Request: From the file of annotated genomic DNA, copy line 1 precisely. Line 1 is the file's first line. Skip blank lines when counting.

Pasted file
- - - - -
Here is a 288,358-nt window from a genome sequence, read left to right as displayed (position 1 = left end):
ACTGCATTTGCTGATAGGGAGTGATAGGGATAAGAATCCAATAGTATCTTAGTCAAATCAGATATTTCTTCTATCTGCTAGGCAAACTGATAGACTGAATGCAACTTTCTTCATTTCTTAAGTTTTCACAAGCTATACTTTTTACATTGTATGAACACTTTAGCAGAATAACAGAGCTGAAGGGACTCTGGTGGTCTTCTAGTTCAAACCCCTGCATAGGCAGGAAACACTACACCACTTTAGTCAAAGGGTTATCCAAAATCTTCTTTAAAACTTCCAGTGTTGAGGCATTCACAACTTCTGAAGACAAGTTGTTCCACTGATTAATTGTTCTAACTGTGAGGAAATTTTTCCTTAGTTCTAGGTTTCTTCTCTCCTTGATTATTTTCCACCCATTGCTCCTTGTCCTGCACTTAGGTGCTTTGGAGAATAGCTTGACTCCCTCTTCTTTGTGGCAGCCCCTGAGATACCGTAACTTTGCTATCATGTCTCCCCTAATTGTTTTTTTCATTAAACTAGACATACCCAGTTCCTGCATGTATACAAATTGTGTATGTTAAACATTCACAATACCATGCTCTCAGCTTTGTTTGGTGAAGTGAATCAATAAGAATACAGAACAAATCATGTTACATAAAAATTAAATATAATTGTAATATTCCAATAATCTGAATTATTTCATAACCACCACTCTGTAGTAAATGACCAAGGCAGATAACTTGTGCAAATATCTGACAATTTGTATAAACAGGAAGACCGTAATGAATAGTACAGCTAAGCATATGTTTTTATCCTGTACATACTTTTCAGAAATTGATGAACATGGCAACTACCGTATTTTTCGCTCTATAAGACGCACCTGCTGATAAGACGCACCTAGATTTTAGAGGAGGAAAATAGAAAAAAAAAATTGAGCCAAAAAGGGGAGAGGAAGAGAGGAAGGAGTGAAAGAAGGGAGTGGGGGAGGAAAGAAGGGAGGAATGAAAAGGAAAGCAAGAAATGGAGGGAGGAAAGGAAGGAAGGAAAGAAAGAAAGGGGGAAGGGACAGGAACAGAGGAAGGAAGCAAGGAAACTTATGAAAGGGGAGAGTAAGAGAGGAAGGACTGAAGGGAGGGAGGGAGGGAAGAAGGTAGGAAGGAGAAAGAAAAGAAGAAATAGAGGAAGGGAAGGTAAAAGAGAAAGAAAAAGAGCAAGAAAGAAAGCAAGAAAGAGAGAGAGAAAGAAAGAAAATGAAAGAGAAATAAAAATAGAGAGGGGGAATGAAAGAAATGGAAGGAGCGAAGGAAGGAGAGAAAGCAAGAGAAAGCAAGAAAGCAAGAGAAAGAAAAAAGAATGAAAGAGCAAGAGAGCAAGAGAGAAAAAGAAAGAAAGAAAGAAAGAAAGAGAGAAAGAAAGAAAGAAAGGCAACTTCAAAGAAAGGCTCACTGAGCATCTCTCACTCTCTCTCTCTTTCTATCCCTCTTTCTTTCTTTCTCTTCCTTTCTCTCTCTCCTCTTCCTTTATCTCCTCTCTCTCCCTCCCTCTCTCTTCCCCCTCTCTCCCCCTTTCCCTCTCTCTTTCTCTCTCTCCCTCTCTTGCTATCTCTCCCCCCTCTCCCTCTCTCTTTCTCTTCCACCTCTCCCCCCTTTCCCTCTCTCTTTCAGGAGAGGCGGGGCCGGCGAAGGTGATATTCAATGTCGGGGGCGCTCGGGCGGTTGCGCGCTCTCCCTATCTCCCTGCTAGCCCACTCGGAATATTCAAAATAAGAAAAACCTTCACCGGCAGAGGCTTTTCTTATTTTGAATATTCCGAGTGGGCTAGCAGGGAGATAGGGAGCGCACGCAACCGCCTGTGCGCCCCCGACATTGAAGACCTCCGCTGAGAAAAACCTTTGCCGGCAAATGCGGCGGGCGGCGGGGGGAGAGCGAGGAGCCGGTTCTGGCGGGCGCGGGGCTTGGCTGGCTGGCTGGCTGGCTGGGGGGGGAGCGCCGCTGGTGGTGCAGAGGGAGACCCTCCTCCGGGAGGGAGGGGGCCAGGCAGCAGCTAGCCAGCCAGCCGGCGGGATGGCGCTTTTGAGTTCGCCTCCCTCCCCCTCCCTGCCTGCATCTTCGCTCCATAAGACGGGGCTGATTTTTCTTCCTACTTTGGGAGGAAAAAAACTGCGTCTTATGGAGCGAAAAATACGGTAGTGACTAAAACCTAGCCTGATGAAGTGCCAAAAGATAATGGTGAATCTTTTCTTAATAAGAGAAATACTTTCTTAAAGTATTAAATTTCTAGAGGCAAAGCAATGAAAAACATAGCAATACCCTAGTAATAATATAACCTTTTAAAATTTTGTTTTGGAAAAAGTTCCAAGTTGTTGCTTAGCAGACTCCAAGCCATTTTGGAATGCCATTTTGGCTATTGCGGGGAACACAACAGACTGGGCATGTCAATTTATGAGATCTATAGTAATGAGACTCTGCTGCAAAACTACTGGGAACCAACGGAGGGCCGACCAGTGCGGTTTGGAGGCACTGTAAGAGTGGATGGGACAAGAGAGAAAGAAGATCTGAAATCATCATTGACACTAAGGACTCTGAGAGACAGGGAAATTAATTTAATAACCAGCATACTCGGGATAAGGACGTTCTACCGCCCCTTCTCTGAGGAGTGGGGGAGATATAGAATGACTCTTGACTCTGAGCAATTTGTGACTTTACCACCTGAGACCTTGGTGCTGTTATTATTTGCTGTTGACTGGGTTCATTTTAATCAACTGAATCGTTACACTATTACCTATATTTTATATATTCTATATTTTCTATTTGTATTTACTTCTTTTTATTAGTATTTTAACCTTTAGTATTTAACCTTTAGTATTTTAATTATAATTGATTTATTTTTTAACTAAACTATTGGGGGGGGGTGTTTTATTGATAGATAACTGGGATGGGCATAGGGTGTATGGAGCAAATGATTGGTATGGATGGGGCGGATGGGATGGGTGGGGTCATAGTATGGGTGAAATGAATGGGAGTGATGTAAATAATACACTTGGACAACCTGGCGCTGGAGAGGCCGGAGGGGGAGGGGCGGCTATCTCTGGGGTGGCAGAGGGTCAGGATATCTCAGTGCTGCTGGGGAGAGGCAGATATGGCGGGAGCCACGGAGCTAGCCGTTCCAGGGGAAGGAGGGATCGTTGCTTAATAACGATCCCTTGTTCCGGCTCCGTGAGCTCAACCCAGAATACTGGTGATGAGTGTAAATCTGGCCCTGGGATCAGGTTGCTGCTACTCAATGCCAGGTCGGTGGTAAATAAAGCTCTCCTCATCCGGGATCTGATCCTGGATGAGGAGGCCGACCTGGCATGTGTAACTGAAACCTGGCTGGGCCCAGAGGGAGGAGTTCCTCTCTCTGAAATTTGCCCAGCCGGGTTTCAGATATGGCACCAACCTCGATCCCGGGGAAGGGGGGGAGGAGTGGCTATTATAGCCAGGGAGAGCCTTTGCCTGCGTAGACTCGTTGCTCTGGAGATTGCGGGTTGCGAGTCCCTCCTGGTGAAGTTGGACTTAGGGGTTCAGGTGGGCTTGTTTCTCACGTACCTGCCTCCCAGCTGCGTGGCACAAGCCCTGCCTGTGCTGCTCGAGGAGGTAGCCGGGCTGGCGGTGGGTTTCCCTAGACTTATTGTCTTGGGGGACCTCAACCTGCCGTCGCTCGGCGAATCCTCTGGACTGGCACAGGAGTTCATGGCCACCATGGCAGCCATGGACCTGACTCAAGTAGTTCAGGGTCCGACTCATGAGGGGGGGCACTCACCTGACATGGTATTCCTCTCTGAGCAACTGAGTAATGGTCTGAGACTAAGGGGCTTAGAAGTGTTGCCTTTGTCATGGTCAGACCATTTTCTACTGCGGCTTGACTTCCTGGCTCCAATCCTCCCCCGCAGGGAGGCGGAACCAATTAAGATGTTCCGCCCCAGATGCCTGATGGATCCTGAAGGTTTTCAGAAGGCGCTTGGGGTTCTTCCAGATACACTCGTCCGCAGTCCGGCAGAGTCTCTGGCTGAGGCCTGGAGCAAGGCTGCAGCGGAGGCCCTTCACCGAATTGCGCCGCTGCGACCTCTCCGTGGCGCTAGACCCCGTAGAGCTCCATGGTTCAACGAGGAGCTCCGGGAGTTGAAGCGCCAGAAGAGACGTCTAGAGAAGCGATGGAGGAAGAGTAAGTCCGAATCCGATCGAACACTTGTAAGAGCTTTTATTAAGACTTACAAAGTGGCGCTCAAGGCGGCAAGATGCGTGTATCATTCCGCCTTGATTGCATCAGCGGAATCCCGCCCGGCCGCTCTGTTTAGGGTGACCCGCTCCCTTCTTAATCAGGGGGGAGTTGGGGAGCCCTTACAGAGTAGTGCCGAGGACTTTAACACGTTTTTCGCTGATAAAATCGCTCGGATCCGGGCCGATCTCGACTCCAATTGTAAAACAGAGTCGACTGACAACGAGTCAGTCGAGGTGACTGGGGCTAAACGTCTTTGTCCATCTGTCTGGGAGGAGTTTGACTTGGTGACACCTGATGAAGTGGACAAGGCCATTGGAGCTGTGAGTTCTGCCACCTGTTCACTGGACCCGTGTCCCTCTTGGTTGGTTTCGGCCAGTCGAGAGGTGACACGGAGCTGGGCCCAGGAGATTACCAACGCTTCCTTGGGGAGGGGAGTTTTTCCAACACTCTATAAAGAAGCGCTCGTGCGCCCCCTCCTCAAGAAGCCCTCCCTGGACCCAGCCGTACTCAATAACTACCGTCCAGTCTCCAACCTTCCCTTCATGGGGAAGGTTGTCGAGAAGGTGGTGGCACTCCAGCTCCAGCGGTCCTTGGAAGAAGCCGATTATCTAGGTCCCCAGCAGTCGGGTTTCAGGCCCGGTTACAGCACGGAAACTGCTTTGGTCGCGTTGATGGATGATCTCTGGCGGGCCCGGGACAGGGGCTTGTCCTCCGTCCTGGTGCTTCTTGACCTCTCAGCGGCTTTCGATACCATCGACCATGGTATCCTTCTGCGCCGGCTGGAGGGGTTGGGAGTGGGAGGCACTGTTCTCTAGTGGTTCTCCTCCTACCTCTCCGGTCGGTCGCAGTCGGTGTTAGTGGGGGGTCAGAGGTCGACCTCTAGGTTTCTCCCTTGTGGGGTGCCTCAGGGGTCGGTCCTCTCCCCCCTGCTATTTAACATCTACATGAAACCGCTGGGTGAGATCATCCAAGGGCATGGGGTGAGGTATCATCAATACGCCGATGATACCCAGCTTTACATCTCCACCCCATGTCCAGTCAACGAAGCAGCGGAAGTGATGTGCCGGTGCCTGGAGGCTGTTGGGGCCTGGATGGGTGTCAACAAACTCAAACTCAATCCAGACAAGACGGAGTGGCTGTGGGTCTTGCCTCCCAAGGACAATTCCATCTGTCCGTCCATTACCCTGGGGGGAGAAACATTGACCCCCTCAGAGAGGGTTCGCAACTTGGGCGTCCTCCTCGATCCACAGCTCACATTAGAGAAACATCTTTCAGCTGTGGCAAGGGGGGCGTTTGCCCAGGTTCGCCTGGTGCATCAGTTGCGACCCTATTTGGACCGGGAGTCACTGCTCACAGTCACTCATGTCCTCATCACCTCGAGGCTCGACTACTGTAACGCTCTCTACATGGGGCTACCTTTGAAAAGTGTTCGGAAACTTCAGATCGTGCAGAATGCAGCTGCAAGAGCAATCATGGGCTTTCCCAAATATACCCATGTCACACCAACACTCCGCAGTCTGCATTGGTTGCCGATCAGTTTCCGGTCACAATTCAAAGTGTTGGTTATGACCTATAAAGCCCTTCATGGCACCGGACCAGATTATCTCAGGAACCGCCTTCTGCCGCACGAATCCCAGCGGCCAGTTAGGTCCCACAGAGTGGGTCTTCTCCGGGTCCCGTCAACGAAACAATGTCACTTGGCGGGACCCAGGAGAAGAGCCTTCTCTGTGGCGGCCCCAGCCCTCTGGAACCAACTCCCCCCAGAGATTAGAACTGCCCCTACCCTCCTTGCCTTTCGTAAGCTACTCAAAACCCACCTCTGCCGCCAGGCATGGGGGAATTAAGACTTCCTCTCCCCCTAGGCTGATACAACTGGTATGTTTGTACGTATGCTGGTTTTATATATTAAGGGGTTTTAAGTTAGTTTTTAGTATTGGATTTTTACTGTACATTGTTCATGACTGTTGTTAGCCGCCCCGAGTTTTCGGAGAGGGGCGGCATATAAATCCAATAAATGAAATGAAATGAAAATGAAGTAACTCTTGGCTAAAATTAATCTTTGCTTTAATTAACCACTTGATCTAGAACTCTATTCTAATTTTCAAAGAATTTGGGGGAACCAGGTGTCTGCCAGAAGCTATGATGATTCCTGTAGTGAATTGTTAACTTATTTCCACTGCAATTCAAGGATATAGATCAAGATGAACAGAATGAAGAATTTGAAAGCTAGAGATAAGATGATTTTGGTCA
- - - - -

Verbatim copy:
Here is a 288,358-nt window from a genome sequence, read left to right as displayed (position 1 = left end):